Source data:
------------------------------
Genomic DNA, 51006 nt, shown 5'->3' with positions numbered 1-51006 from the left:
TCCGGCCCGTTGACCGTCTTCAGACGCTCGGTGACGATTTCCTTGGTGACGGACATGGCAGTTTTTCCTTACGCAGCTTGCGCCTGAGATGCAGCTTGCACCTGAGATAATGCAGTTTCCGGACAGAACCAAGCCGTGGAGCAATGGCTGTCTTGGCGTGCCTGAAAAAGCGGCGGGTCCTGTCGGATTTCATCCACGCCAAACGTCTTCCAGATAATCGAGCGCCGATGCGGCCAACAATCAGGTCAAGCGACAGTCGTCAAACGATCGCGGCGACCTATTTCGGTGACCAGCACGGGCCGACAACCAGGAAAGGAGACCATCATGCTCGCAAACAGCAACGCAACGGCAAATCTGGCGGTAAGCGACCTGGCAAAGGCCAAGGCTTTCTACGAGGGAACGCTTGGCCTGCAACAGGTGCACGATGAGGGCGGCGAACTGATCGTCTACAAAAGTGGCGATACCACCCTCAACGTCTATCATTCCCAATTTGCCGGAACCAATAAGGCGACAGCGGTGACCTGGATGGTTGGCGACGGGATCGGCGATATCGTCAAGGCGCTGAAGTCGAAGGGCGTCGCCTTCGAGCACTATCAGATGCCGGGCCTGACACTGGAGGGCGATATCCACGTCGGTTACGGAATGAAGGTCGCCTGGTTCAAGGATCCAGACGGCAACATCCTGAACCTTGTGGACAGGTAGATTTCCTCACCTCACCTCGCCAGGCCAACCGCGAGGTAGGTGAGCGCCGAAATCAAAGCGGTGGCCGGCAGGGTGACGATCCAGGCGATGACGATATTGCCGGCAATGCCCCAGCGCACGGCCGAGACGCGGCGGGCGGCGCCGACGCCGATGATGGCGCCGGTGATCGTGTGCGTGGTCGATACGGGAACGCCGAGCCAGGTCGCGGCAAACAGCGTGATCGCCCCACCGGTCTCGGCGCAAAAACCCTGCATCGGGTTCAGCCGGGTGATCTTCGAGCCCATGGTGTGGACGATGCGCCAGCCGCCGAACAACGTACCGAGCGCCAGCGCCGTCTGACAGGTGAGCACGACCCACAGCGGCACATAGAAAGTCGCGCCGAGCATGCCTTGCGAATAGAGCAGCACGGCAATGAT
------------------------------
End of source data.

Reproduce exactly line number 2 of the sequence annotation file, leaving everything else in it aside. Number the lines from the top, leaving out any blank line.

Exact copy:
TCCGGCCCGTTGACCGTCTTCAGACGCTCGGTGACGATTTCCTTGGTGACGGACATGGCAGTTTTTCCTTACGCAGCTTGCGCCTGAGATGCAGCTTGCACCTGAGATAATGCAGTTTCCGGACAGAACCAAGCCGTGGAGCAATGGCTGTCTTGGCGTGCCTGAAAAAGCGGCGGGTCCTGTCGGATTTCATCCACGCCAAACGTCTTCCAGATAATCGAGCGCCGATGCGGCCAACAATCAGGTCAAGCGACAGTCGTCAAACGATCGCGGCGACCTATTTCGGTGACCAGCACGGGCCGACAACCAGGAAAGGAGACCATCATGCTCGCAAACAGCAACGCAACGGCAAATCTGGCGGTAAGCGACCTGGCAAAGGCCAAGGCTTTCTACGAGGGAACGCTTGGCCTGCAACAGGTGCACGATGAGGGCGGCGAACTGATCGTCTACAAAAGTGGCGATACCACCCTCAACGTCTATCATTCCCAATTTGCCGGAACCAATAAGGCGACAGCGGTGACCTGGATGGTTGGCGACGGGATCGGCGATATCGTCAAGGCGCTGAAGTCGAAGGGCGTCGCCTTCGAGCACTATCAGATGCCGGGCCTGACACTGGAGGGCGATATCCACGTCGGTTACGGAATGAAGGTCGCCTGGTTCAAGGATCCAGACGGCAACATCCTGAACCTTGTGGACAGGTAGATTTCCTCACCTCACCTCGCCAGGCCAACCGCGAGGTAGGTGAGCGCCGAAATCAAAGCGGTGGCCGGCAGGGTGACGATCCAGGCGATGACGATATTGCCGGCAATGCCCCAGCGCACGGCCGAGACGCGGCGGGCGGCGCCGACGCCGATGATGGCGCCGGTGATCGTGTGCGTGGTCGATACGGGAACGCCGAGCCAGGTCGCGGCAAACAGCGTGATCGCCCCACCGGTCTCGGCGCAAAAACCCTGCATCGGGTTCAGCCGGGTGATCTTCGAGCCCATGGTGTGGACGATGCGCCAGCCGCCGAACAACGTACCGAGCGCCAGCGCCGTCTGACAGGTGAGCACGACCCACAGCGGCACATAGAAAGTCGCGCCGAGCATGCCTTGCGAATAGAGCAGCACGGCAATGAT